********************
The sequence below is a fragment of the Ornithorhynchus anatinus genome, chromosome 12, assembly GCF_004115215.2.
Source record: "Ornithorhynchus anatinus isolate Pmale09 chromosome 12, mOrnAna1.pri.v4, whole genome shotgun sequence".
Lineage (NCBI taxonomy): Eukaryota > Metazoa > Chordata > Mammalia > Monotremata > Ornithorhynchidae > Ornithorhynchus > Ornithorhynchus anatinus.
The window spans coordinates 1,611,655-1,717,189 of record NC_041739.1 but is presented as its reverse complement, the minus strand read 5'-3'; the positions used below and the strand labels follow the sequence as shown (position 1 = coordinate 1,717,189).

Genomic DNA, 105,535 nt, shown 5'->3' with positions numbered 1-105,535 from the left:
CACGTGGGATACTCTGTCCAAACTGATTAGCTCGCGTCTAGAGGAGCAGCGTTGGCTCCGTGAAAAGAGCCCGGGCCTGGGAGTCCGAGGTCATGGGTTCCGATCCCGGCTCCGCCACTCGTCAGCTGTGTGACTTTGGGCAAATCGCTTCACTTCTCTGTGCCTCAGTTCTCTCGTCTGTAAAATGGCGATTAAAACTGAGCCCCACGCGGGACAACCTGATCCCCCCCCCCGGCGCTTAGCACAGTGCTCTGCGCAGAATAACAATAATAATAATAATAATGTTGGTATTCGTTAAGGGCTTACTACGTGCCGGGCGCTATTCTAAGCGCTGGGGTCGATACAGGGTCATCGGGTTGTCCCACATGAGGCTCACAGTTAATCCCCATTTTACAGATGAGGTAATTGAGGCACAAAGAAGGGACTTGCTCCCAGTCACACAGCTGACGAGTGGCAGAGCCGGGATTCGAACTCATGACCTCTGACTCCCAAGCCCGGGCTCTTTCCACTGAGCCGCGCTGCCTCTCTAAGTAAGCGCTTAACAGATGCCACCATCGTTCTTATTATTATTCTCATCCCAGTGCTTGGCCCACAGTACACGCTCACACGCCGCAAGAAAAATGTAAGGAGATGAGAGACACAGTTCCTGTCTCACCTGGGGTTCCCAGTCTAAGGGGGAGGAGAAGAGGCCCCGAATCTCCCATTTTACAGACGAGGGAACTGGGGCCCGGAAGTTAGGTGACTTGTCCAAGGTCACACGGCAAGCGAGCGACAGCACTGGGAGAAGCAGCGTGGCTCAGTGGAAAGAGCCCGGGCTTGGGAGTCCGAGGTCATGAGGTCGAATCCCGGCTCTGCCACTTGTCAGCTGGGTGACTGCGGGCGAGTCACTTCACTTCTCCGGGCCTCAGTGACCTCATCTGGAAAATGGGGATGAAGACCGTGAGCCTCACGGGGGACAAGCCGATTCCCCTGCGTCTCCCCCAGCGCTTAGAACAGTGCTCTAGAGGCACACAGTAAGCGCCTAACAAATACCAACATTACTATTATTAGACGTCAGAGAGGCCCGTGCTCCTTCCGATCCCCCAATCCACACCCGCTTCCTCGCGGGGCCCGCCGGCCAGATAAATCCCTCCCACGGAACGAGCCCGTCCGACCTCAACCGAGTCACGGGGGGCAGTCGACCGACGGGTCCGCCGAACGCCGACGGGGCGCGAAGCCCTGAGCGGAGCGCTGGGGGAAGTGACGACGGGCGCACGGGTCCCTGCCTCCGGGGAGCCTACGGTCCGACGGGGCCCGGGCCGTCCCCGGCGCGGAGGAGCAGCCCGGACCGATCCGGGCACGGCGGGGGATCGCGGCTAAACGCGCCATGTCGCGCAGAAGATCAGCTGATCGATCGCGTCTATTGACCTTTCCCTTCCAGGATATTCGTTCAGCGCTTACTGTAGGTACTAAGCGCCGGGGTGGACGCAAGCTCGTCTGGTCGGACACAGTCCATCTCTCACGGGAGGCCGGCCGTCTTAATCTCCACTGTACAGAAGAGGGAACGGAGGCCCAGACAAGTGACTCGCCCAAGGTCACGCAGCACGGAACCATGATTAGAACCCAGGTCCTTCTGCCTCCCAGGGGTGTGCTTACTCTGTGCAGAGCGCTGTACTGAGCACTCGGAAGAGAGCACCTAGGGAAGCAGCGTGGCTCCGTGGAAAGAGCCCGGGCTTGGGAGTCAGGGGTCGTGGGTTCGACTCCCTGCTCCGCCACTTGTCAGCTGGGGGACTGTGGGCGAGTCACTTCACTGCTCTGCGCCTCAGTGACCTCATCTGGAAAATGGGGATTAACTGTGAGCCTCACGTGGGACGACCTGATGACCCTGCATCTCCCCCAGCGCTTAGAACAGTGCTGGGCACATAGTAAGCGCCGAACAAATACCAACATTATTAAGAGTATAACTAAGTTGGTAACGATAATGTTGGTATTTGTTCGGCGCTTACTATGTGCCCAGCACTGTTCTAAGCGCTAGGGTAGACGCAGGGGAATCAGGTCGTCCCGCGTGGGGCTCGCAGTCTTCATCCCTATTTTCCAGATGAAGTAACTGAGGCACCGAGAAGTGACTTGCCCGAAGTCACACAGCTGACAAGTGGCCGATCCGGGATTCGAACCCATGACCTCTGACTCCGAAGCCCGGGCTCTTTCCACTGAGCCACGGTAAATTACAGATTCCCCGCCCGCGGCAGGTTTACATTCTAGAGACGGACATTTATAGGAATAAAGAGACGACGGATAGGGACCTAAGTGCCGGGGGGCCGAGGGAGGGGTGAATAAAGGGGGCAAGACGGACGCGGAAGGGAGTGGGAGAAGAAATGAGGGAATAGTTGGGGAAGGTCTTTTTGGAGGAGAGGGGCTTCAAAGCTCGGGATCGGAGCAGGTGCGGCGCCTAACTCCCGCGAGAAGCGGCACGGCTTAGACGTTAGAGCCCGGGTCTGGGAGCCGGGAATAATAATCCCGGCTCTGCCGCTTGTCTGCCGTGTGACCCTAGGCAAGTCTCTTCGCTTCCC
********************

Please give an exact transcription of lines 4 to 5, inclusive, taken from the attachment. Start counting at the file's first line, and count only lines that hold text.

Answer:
The window spans coordinates 1,611,655-1,717,189 of record NC_041739.1 but is presented as its reverse complement, the minus strand read 5'-3'; the positions used below and the strand labels follow the sequence as shown (position 1 = coordinate 1,717,189).

Genomic DNA, 105,535 nt, shown 5'->3' with positions numbered 1-105,535 from the left: